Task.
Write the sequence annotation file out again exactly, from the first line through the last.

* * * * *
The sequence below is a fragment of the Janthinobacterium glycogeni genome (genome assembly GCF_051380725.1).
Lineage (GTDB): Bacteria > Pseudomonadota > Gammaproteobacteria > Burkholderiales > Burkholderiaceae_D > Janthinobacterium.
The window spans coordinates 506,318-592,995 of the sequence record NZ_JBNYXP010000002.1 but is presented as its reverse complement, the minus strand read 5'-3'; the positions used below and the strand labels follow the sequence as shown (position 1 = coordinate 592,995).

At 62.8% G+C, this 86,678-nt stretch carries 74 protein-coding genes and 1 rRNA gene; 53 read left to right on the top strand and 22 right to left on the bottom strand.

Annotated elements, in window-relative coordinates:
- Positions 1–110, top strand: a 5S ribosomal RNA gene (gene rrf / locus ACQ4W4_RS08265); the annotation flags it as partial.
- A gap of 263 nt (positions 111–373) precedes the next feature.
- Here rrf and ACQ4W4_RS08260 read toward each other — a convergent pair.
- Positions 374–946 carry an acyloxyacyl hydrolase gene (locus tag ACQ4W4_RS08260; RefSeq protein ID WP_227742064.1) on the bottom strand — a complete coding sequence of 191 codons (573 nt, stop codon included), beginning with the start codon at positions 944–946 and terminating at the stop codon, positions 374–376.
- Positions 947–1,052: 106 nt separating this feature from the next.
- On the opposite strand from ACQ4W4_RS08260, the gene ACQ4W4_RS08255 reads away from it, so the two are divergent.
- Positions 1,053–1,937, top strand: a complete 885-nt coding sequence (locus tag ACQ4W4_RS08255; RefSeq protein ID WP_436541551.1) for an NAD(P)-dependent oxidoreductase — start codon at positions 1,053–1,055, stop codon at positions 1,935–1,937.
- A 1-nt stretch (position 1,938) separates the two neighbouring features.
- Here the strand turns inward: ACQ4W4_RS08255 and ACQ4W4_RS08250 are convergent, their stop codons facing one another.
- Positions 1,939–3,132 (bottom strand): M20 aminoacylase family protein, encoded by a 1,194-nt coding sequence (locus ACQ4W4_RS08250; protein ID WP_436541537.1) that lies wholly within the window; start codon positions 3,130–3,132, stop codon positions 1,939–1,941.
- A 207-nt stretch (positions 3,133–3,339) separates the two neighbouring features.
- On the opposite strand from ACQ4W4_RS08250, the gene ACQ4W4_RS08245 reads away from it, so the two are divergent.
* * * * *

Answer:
The sequence below is a fragment of the Janthinobacterium glycogeni genome (genome assembly GCF_051380725.1).
Lineage (GTDB): Bacteria > Pseudomonadota > Gammaproteobacteria > Burkholderiales > Burkholderiaceae_D > Janthinobacterium.
The window spans coordinates 506,318-592,995 of the sequence record NZ_JBNYXP010000002.1 but is presented as its reverse complement, the minus strand read 5'-3'; the positions used below and the strand labels follow the sequence as shown (position 1 = coordinate 592,995).

At 62.8% G+C, this 86,678-nt stretch carries 74 protein-coding genes and 1 rRNA gene; 53 read left to right on the top strand and 22 right to left on the bottom strand.

Annotated elements, in window-relative coordinates:
- Positions 1–110, top strand: a 5S ribosomal RNA gene (gene rrf / locus ACQ4W4_RS08265); the annotation flags it as partial.
- A gap of 263 nt (positions 111–373) precedes the next feature.
- Here rrf and ACQ4W4_RS08260 read toward each other — a convergent pair.
- Positions 374–946 carry an acyloxyacyl hydrolase gene (locus tag ACQ4W4_RS08260; RefSeq protein ID WP_227742064.1) on the bottom strand — a complete coding sequence of 191 codons (573 nt, stop codon included), beginning with the start codon at positions 944–946 and terminating at the stop codon, positions 374–376.
- Positions 947–1,052: 106 nt separating this feature from the next.
- On the opposite strand from ACQ4W4_RS08260, the gene ACQ4W4_RS08255 reads away from it, so the two are divergent.
- Positions 1,053–1,937, top strand: a complete 885-nt coding sequence (locus tag ACQ4W4_RS08255; RefSeq protein ID WP_436541551.1) for an NAD(P)-dependent oxidoreductase — start codon at positions 1,053–1,055, stop codon at positions 1,935–1,937.
- A 1-nt stretch (position 1,938) separates the two neighbouring features.
- Here the strand turns inward: ACQ4W4_RS08255 and ACQ4W4_RS08250 are convergent, their stop codons facing one another.
- Positions 1,939–3,132 (bottom strand): M20 aminoacylase family protein, encoded by a 1,194-nt coding sequence (locus ACQ4W4_RS08250; protein ID WP_436541537.1) that lies wholly within the window; start codon positions 3,130–3,132, stop codon positions 1,939–1,941.
- A 207-nt stretch (positions 3,133–3,339) separates the two neighbouring features.
- On the opposite strand from ACQ4W4_RS08250, the gene ACQ4W4_RS08245 reads away from it, so the two are divergent.